- At the recent meeting of the Conference of Parties to the United Nations Convention to Combat Desertification (UNCCD COP 14), a researcher from the Indian delegation pronounced desertification as the primary cause of the extinction of the cheetah (and also the still-extant great Indian bustard) in India.
- Two idiosyncratic traits of the animal undeniably led to its end:
- One, the cat was very easy to tame: it was often trained to race down and hunt animals, almost like a hound — a ‘sport’ called coursing — and so was caught in large numbers for use in such hunts. Second, cheetahs were nearly impossible to breed in captivity.
- Breeding captive cheetahs was such an incredible rarity that in 1613, Emperor Jahangir formally recorded the first and only instance, up to the 20th century, of a cheetah bred in captivity anywhere in the world in the book Tuzuk-i-Jahangiri.
- The earliest reference to their domestication for the sport of coursing is from Manasollasa, the 12th century chronicle of the court activities of King Someshvara III of Kalyani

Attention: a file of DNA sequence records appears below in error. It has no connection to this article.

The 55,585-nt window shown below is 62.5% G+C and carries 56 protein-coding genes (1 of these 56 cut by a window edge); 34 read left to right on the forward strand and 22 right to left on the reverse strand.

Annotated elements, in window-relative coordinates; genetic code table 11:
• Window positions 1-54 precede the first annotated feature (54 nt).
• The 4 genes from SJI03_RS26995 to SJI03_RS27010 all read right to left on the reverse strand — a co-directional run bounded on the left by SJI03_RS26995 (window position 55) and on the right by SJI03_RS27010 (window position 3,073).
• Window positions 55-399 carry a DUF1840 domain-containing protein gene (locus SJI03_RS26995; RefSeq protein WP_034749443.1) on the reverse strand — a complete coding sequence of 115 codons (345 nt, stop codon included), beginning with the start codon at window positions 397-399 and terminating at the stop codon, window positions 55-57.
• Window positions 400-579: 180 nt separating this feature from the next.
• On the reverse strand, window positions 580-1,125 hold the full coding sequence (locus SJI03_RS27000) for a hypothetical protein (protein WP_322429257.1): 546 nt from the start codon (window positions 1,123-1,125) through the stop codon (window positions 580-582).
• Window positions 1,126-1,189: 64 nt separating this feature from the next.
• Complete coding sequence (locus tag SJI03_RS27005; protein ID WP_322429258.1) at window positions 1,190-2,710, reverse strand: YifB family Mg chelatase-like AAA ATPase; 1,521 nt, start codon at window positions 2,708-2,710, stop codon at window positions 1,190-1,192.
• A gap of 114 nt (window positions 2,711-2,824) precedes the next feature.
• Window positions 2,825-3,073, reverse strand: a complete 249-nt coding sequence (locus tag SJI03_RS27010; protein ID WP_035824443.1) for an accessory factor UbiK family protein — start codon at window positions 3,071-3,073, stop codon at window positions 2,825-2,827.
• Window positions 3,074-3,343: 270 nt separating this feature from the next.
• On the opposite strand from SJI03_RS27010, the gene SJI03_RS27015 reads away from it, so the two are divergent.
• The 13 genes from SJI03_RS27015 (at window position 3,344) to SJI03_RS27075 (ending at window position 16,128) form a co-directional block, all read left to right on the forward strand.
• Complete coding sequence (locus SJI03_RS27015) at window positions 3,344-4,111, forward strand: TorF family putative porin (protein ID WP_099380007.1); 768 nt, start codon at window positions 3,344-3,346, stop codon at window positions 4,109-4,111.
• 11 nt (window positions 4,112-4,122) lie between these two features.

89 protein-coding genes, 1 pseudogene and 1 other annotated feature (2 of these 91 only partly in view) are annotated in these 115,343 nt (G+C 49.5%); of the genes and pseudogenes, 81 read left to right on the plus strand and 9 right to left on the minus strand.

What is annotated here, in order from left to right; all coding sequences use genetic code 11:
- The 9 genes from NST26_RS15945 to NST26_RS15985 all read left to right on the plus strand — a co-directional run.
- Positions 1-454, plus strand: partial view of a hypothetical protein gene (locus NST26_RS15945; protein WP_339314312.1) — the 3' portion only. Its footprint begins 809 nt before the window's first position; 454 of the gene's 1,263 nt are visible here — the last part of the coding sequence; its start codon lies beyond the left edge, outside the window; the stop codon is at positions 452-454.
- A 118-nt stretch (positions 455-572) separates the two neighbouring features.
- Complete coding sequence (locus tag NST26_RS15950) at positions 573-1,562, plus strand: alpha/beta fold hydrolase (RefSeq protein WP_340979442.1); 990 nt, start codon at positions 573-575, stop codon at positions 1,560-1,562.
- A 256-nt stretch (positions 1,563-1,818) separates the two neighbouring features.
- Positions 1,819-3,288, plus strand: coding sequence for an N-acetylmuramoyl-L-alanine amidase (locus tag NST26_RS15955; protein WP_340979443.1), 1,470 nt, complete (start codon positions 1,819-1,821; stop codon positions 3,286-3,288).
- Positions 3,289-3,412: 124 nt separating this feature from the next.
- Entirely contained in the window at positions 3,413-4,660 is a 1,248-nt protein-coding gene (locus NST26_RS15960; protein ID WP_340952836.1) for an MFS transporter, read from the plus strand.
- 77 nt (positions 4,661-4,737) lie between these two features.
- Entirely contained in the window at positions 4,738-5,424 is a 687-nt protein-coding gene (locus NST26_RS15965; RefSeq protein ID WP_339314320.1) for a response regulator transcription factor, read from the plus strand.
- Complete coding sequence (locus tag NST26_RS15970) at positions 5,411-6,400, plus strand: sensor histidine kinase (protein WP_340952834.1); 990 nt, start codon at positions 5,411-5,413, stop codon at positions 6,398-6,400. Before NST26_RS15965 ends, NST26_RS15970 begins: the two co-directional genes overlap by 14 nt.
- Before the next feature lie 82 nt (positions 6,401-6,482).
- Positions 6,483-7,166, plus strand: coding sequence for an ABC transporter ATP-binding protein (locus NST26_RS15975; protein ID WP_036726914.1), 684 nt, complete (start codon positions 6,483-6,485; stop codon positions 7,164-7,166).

- Such was the scale of cheetahs being taken out from the wild that Emperor Akbar is said to have acquired a staggering 9,000 cheetahs for his royal menagerie during his 49-year reign in the 16th century
- There is just a single record of a human fatality from a cheetah attack that we know of — the death of O.B. Irvine, Agent of Governor in Visakhapatnam, who died after being mauled by a captive cheetah that belonged to the Raja of Vizianagaram, during a coursing hunt in 1880
- In fact, the term ‘Asiatic cheetah’ gained currency only after the species’ extinction in India; before this, it was known as the Indian cheetah.
- The earliest visual evidence of the Asiatic cheetah, dating back to 2500 to 2300 BCE, is found in cave paintings in Kharvai and Khairabad, and in the upper Chambal valley, in Madhya Pradesh.